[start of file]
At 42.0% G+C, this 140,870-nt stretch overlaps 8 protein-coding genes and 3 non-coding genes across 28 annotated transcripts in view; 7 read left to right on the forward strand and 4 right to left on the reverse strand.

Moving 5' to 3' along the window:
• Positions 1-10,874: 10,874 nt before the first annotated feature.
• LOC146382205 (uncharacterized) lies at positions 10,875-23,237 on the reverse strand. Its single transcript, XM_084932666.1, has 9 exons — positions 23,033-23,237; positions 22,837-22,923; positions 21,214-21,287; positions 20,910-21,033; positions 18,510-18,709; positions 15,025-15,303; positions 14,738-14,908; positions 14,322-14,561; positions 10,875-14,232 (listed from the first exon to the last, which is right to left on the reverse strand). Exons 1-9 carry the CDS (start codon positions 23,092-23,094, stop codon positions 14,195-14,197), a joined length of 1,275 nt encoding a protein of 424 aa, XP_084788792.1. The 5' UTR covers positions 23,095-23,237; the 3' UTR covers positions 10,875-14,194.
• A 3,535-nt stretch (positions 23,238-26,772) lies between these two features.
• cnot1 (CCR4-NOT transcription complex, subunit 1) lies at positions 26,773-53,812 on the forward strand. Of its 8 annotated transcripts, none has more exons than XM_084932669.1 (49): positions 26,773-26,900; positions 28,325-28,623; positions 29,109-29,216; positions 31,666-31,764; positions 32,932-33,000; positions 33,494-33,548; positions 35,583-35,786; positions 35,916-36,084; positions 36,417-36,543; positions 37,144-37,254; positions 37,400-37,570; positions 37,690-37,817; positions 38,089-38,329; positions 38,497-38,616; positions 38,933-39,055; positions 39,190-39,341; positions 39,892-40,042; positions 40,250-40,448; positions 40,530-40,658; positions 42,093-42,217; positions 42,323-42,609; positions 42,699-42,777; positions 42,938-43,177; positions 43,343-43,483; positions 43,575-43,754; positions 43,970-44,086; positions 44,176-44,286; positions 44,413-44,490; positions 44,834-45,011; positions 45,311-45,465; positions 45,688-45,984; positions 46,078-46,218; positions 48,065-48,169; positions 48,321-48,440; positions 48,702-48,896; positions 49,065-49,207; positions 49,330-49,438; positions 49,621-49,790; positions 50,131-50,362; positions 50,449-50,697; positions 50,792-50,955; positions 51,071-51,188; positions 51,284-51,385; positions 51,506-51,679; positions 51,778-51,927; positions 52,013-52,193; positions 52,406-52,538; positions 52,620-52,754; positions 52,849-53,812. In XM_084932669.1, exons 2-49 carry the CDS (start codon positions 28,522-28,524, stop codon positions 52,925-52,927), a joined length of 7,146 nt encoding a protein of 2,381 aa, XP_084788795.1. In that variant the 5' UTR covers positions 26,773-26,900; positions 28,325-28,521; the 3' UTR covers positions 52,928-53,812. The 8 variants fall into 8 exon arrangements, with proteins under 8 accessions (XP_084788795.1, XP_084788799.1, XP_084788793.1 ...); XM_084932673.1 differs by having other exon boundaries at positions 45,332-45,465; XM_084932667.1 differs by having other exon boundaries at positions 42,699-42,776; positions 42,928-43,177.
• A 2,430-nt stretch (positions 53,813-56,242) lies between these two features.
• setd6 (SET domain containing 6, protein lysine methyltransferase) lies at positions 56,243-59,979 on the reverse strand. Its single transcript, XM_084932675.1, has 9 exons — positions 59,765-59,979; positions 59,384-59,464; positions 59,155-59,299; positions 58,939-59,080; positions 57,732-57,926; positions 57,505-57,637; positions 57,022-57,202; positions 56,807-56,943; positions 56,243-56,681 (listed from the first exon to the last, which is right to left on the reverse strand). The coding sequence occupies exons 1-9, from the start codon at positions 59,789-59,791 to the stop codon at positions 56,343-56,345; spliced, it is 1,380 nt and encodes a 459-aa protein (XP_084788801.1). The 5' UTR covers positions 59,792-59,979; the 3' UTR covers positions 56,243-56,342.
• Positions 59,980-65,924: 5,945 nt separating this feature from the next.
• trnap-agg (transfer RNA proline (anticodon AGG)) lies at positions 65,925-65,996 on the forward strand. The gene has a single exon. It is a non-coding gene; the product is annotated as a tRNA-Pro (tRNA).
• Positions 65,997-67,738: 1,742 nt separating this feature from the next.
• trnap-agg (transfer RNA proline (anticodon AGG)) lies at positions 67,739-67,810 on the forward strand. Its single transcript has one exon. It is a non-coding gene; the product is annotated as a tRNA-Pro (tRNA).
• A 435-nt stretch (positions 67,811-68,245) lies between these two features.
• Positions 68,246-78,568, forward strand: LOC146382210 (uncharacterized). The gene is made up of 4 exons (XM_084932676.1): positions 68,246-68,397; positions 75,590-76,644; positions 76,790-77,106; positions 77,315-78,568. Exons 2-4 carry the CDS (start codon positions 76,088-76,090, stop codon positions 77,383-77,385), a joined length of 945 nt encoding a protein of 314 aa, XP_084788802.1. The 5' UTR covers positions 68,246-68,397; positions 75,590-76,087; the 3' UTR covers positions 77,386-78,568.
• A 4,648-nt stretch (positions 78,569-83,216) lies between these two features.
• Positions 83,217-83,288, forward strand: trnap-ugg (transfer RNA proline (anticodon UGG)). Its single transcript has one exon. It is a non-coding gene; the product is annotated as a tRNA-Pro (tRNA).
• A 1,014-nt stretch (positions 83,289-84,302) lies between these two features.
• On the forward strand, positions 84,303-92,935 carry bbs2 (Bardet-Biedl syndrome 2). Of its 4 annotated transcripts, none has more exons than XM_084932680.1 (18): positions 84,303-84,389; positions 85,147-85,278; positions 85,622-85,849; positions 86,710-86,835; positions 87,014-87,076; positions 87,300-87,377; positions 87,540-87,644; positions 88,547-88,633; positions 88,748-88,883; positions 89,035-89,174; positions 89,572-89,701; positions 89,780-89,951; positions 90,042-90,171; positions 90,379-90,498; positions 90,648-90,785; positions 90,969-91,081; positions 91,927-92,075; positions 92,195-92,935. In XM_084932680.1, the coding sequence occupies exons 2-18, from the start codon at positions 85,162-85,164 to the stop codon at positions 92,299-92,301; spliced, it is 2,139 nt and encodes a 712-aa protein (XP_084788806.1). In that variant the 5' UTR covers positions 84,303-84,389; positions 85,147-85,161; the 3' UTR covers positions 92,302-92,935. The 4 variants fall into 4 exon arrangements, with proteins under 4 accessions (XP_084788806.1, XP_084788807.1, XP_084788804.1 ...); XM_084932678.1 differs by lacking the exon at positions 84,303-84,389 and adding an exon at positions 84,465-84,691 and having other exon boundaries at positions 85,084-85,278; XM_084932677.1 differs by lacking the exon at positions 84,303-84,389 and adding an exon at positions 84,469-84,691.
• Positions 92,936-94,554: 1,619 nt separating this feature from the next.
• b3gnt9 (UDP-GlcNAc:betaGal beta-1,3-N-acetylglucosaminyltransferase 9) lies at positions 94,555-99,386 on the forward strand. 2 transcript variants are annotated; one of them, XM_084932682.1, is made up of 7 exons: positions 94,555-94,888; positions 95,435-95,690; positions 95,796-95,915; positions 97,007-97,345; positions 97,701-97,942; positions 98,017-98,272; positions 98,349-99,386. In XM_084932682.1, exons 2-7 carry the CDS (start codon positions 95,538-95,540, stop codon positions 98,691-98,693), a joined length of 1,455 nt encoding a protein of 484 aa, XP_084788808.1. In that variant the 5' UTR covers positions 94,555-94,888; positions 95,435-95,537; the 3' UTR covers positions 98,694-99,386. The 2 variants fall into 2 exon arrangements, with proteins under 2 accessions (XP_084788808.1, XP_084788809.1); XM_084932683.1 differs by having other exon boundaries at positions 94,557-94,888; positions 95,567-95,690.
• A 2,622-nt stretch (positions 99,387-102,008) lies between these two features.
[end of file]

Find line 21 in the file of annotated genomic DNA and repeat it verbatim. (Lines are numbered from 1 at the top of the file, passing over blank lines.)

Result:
• A 2,622-nt stretch (positions 99,387-102,008) lies between these two features.